Move over James Bond, there is a new secret agent to save the day!

Be warned that the CIA agent in question, Roy Heart, throws stealth and espionage out the door. He is capable of sliding past security cameras to avoid detection, but primarily he is just a bad ass that waltzes through the front door of terrorist camps and arms factories alone with reckless abandon. The Zolge King terrorist group murdered thousands of innocent citizens when it bombed the Southdown’s underground subway and now it must be stopped! The radical faction is based in a 16-story skyscraper owned by Tadoya, a car manufacturing company that is actually a front for the terrorist group that designs bombs and other weapons of mass destruction.

The super spy must traverse each floor, collecting detonator and elevator keys along the way, to locate the safe room where the bombs and blueprints are located. During his quest, Roy battles ski-masked terrorists, gunmen, and a clan of ninja terrorists armed to the teeth with sts of fury, karate kicks, lead pipes, stun guns, and the occasional bomb. Defeating enemies earns experience points which allow the super spy to power up, like many role-playing games (RPG – security cameras to avoid detection). The protagonist prefers to fight hand-to-hand, throw-ing hooks and uppercuts. He can kick and knee-smash his opponents or slash them with a knife that weakens with every use. A er rescuing hostages or aiding enslaved scientists, they return the favor by healing Roy’s wounds, repairing knives, or supplying addional military arms such as brass knuckles.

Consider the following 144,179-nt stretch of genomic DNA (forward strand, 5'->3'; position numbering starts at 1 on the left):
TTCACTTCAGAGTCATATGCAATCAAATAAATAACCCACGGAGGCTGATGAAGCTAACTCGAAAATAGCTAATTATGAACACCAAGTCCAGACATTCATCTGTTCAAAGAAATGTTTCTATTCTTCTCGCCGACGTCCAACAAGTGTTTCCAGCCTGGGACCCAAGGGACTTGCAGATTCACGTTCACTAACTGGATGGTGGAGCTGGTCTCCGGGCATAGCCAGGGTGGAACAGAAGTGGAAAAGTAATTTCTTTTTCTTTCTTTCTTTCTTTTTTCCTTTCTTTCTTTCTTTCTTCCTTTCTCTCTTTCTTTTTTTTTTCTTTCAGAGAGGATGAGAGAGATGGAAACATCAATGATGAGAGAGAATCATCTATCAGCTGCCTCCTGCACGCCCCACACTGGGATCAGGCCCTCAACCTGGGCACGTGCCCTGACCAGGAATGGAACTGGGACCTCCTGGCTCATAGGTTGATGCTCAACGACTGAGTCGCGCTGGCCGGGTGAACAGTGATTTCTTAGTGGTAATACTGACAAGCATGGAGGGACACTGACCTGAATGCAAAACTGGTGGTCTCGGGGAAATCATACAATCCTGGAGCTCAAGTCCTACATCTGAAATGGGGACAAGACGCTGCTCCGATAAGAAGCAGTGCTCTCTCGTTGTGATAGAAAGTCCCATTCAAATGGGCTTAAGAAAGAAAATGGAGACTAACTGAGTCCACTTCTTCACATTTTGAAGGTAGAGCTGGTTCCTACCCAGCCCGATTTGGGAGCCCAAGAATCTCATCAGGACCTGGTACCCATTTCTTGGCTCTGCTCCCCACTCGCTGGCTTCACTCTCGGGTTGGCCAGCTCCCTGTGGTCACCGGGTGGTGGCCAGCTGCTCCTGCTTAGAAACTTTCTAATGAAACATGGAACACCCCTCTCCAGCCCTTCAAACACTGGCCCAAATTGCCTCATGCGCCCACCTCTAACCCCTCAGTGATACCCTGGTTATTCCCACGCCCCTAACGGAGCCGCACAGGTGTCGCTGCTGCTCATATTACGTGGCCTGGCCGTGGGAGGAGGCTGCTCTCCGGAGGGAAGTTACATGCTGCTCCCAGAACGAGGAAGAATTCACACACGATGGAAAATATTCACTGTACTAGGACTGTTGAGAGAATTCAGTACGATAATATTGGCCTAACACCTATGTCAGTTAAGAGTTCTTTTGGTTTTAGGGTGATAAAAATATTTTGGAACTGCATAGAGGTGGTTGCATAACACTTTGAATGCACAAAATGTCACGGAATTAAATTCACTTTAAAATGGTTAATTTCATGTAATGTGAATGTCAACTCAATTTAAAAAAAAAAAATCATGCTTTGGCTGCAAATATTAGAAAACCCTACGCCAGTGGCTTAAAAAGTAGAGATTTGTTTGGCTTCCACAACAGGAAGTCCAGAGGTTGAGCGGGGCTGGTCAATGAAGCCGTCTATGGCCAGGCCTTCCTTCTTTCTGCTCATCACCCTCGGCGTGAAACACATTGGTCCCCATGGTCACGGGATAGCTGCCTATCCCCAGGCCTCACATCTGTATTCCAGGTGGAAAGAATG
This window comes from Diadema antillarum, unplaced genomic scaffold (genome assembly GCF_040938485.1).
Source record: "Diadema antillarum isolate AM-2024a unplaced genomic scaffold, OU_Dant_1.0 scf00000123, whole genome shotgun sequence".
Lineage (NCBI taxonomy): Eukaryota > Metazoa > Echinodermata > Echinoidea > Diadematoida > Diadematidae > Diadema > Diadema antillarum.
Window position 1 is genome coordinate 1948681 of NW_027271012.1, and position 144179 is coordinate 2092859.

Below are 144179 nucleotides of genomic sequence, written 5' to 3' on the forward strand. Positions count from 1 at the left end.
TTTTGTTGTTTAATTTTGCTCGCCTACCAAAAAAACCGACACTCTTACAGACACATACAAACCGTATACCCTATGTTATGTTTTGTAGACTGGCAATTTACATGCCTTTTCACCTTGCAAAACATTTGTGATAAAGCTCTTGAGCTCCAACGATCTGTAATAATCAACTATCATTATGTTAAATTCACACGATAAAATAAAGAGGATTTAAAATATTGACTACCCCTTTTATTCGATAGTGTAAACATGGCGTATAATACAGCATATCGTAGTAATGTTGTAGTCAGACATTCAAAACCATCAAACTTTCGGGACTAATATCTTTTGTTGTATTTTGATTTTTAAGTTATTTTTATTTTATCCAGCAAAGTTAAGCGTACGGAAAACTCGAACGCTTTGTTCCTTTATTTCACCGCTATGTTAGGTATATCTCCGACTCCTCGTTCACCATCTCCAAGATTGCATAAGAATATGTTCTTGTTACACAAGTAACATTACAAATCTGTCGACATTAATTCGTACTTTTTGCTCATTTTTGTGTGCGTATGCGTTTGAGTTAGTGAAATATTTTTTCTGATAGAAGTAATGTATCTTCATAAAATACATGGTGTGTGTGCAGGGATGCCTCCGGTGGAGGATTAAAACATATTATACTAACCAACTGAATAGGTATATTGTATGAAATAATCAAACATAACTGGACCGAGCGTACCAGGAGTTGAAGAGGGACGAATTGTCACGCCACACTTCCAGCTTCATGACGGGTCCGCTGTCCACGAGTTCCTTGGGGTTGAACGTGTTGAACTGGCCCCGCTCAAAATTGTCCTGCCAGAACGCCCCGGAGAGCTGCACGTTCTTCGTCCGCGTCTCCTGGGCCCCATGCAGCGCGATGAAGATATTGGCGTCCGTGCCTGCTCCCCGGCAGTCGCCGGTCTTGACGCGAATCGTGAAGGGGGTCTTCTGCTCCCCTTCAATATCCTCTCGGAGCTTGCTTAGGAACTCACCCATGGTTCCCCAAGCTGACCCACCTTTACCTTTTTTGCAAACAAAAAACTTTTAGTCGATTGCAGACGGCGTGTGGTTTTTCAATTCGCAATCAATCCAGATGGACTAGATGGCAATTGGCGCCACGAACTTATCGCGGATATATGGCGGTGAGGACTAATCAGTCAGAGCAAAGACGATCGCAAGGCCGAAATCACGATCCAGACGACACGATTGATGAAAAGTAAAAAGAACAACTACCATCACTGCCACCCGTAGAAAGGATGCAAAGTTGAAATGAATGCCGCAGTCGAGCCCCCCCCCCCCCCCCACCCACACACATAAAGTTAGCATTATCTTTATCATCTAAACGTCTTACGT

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Michael Thomasson Michael Thomasson (63 Posts)

Michael Thomasson is one of the most widely respected videogame historians in the field today. He currently teaches college level videogame history, design, and graphics courses. For television, Michael conducted research for MTV's videogame related program Video MODS. In print, he authored Downright Bizarre Games, and has contributed to nearly a dozen gaming texts. Michael’s historical columns have been distributed in newspapers and magazines worldwide. He has written business plans for several vendors and managed a dozen game-related retail stores spanning three decades. Michael consults for multiple video game and computer museums and has worked on nearly a hundred game titles on Atari, Coleco, Sega and other console platforms. In 2014, The Guinness Book of World Records declared that Thomasson had “The Largest Videogame Collection” in the world. His businesses sponsor gaming tradeshows and expos across the US and Canada.  Visit